WASHINGTON — With the MLS Secondary Transfer Window officially opening on Tuesday, Wayne Rooney plans on making his D.C. United debut when the club christens brand new Audi Field on Saturday night against Vancouver Whitecaps FC (8 pm ET | TSN — Full TV & streaming info).
As for how many minutes he might see following only two weeks of training? D.C. coach Ben Olsen will rely on the science.
“You assess it with data, and fortunately everybody is hooked up,” Olsen said Friday, alluding to the heart monitor and GPS bibs regularly worn at practices around the league.
“We know exactly where his fitness will be over the next couple of days and what makes sense from a minutes standpoint," Olsen continued. “It’s really the science. I’m sure he can always press past science, but we have to be smart about this and make sure we’re not doing anything that’s going to jeopardize him and his safety, and that we have him for the rest of the season.”
After spending his first days practicing alongside mostly academy players, Friday marked Rooney’s first training with the majority of his new squad after their return from a two-game road trip. It was also the first step in the feeling-out process that comes with any star player’s arrival at a new club.
Among the biggest questions is whether Olsen will tweak United’s system for Rooney and striker Darren Mattocks to co-exist in the same starting XI. Mattocks scored his career-high eighth goal — a late equalizer — in D.C.’s 2-2 draw at the LA Galaxy last Wednesday.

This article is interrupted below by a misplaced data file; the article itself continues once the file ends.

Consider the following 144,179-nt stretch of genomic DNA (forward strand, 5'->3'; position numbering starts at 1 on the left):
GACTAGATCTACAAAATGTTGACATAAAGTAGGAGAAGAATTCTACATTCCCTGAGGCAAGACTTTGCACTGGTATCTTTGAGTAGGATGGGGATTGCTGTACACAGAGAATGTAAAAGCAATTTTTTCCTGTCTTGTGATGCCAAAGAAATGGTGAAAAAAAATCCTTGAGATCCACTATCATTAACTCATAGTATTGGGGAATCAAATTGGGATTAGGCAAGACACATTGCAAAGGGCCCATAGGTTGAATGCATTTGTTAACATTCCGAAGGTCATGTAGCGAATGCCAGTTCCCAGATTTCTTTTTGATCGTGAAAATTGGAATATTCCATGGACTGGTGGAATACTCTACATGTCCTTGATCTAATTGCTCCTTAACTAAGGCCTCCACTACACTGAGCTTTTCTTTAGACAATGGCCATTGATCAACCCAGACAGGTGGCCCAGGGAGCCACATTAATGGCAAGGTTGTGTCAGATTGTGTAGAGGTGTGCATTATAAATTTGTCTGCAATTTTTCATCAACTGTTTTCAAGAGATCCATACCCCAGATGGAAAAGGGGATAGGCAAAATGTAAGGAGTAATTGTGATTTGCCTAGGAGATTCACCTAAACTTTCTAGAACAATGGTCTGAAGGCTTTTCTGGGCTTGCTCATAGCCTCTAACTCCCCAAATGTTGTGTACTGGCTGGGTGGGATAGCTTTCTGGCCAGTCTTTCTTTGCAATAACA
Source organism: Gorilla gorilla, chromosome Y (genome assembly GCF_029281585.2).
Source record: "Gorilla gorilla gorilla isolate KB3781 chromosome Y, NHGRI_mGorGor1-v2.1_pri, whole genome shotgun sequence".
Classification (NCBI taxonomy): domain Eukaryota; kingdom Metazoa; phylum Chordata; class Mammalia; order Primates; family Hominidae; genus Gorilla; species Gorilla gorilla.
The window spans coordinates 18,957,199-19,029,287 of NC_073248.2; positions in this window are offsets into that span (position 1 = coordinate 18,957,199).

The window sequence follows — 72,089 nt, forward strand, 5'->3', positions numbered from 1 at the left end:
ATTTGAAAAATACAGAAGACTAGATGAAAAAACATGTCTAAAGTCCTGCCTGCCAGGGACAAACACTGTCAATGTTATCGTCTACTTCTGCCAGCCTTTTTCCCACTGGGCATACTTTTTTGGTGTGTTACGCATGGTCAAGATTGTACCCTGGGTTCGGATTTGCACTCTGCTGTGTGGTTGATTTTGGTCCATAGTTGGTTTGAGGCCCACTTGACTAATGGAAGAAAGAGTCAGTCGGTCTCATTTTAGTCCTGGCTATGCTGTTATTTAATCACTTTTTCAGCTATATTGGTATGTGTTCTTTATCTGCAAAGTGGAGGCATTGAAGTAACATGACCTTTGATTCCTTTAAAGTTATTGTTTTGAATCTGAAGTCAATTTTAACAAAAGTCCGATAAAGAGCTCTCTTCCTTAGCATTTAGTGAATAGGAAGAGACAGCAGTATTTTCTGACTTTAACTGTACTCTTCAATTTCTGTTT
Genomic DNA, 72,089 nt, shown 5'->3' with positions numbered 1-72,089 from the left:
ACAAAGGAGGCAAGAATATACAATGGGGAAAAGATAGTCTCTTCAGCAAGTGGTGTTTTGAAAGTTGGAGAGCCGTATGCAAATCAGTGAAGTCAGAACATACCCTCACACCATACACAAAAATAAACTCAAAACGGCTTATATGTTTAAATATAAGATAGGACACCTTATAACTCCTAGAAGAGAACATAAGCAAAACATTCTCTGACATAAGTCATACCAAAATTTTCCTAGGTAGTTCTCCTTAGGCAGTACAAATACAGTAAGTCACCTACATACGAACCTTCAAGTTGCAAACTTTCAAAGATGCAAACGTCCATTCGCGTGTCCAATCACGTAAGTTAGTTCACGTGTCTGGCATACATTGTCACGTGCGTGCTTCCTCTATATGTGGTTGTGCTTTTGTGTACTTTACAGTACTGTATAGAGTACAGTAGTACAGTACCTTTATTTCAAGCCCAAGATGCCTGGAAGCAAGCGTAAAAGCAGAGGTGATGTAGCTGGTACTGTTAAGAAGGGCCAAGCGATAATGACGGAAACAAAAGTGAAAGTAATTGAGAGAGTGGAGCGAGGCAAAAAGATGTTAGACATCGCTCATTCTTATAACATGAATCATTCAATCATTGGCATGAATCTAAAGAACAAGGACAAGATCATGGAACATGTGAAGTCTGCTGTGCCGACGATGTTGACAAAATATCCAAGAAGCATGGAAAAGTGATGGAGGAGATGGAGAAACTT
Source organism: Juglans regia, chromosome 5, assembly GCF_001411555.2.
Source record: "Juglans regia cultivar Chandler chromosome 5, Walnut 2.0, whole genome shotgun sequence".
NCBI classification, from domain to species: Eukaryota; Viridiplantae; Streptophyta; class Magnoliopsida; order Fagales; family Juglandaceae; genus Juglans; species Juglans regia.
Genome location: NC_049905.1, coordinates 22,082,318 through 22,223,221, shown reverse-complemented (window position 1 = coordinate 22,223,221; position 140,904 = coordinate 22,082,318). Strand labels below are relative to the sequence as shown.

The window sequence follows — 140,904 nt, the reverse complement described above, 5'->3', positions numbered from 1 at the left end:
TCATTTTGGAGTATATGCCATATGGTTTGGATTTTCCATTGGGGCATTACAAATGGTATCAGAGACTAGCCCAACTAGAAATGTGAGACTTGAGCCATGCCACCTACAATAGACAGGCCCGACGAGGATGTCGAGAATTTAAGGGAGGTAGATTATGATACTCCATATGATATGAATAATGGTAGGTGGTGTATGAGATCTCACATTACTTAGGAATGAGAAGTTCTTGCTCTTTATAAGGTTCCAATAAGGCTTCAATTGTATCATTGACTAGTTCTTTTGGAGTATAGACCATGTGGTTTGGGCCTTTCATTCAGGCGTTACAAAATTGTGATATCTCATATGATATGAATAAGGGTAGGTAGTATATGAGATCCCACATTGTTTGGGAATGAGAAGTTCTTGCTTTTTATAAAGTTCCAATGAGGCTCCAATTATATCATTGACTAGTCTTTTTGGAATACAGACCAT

“There is a way for them to fit together. There’s also a way for them not to fit together,” Olsen said. “With the games starting to roll in more frequently, there’s going to be plenty of opportunity for everyone to get minutes.
“Darren’s had a very good season, and he’s posed a lot of threats to other teams. His speed, his playmaking ability right now is very high. So that’s one option. The other option is those guys sharing some minutes at the No. 9 within the same structure we’re in. Wayne’s pretty versatile. He’s more versatile than Darren.”
Rooney, a five-time Premier League champion with Manchester United and England’s all-time leading goalscorer, is by far the highest profile player to don the Black-and-Red. That makes his arrival a unique experience for nearly everyone at the club, including Olsen, who has managed D.C. since the middle of the 2010 season.
How to make sure it goes right? Olsen says the club is banking on Rooney the person as much as Rooney the player.
“A lot of times you’re relying in this situation on the player and his character and his persona, and that’s what appealed to us with Wayne,” Olsen said. “I don’t think there will be may be some of the huge challenges that some of these other superstars pose. I think Wayne is going to be a good teammate. He’s going to hold people accountable. He’s going to hold myself accountable. He loves to play, he loves to compete, and he wants to win.”